Meet our Summer 2020 Retail Rulebreakers!
To address students’ actual college classroom needs, let’s meet Engaged Learning design thinkers from a Summer 2020 Retail course. As a six-week, online writing-intensive elective, Retail students aim to profile retail strategy as art & science through a writing intensive process.
I hook this class to the grand challenge question, “How might retail right size its physical footprint?”
Retail Rulebreakers ideate, imagine, and write about improved retail systems, efficient operations, and branding that align with consumers’ most essential personal and household needs. These rulebreakers audit retailers’ strategies, review classmates’ written drafts, and produce their claims in formats inspired by Topics Insight. Spencer Bailey audited Clare, an emerging (and energizing!) DTC paint brand. Alina Prioteasa audited Fenty Beauty at a time when renewed DEI focus swept more established beauty brands. Athena Gall also reviewed beauty retail in her Aveda audit. Alexis Meyer took on Rothy’s, one of Future Commerce’s Nine by Nine Brands. Nida Ahmad also discovered the importance of retailing strategy in the footwear sector in her Allbirds audit.These Retail Rulebreakers imagined concrete ways to break default retail systems.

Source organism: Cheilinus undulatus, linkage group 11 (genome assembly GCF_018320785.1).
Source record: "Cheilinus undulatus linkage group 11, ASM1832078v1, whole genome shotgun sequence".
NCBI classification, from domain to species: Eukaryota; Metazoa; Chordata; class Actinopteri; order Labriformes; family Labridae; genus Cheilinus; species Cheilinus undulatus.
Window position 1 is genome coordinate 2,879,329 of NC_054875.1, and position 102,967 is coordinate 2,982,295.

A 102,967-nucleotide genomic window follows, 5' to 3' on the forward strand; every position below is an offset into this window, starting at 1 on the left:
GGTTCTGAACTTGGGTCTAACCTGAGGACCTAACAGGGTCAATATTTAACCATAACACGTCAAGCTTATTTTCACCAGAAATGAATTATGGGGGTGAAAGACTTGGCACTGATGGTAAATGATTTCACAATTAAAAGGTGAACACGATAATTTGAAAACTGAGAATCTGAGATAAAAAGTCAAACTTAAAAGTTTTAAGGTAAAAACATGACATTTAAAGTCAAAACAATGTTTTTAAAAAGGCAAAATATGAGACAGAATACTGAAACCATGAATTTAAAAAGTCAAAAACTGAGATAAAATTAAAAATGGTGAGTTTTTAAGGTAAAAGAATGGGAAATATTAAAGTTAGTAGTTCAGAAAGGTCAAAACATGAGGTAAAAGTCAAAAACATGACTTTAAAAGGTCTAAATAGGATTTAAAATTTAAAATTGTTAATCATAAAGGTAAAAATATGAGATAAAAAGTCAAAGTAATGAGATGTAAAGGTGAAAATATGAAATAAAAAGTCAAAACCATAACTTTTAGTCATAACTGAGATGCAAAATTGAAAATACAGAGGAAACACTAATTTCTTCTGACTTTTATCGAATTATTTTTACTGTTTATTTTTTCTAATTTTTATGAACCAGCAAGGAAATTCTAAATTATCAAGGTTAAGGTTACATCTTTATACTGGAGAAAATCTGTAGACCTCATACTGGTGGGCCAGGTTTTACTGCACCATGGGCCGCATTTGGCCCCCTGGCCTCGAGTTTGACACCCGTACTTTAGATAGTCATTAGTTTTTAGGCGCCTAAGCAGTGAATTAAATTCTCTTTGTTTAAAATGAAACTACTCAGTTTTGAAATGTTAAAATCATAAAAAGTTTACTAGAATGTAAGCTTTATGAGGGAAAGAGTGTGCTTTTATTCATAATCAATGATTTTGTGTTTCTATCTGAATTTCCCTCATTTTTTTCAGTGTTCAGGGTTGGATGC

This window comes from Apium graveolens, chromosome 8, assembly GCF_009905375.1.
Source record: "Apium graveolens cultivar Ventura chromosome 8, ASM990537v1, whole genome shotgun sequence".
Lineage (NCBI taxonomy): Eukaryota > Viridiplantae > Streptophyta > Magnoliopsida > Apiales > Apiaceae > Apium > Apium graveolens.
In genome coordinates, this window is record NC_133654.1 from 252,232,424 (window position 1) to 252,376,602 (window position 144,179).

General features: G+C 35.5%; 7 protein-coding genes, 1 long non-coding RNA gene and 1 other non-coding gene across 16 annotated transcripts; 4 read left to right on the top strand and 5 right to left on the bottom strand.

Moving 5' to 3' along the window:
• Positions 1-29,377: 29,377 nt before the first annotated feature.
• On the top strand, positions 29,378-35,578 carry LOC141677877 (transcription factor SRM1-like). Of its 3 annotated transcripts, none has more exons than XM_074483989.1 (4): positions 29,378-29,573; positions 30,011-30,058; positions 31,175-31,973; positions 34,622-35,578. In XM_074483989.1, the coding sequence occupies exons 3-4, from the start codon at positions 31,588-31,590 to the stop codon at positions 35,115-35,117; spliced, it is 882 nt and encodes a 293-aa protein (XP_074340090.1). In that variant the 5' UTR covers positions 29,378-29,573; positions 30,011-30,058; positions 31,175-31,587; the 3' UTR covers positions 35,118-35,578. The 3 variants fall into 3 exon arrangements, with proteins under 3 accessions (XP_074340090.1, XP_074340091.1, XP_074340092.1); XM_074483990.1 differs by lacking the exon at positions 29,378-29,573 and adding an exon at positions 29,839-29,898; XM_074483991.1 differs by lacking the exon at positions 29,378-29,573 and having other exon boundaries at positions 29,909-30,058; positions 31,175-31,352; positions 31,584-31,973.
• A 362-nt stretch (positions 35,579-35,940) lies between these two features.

Putting it All Together: Heads + Hearts + Hands
Retail Rulebreakers finite stories linked above now sponsor a new story’s beginning. Their individual profiles of national/global retailers allowed our class to simultaneously collaborate with an experiential learning client. We applied lessons learned from writing about national retailers to the actual needs of a local, grand question challenge.
With heads for business and hearts for the world, our hands are ready for rule-breaking action.
Design Thinking to Break Some Invisible Rules!
A Grateful Beginning
Let’s begin this story with gratitude.
There is no greater luxury than how we share our time with each other. I am grateful that you are a Topic Insights reader, sharing your daily website superhighway with an online community at its brightest beginning.
I am profoundly grateful for Ralf Quellmalz, Leader & Co-founder of Topic Insight. For anyone who has worked with Ralf – either face-to-face or remotely – his sharp eye for social impact combined with his softened gaze on humanity’s vulnerability fuels his head for business, heart for the world, and hands for elegant writing. With gratitude, I cherish weekly Topic Insights updates, knowing each email digest provides opportunities to observe how Ralf leads with courage, dignity, and compassion.
Gratitude feels satisfying, especially at the beginning of a story. And, I’ve shifted storytelling’s default settings. Beginning a Topic Insight story without an actual topic? I instead began with heartfelt acknowledgement. Our world needs boundless gratitude. It also needs rulebreakers, ready for storyline twists and, most importantly, breaking those invisible, default settings that often grip our decision making. How might we be a grateful community of rulebreakers, ready to break default assumptions?
After all, it is way more fun to break some invisible rules with friends too, so more gratitude to Topic for inviting us all, as friends, to their rally cry.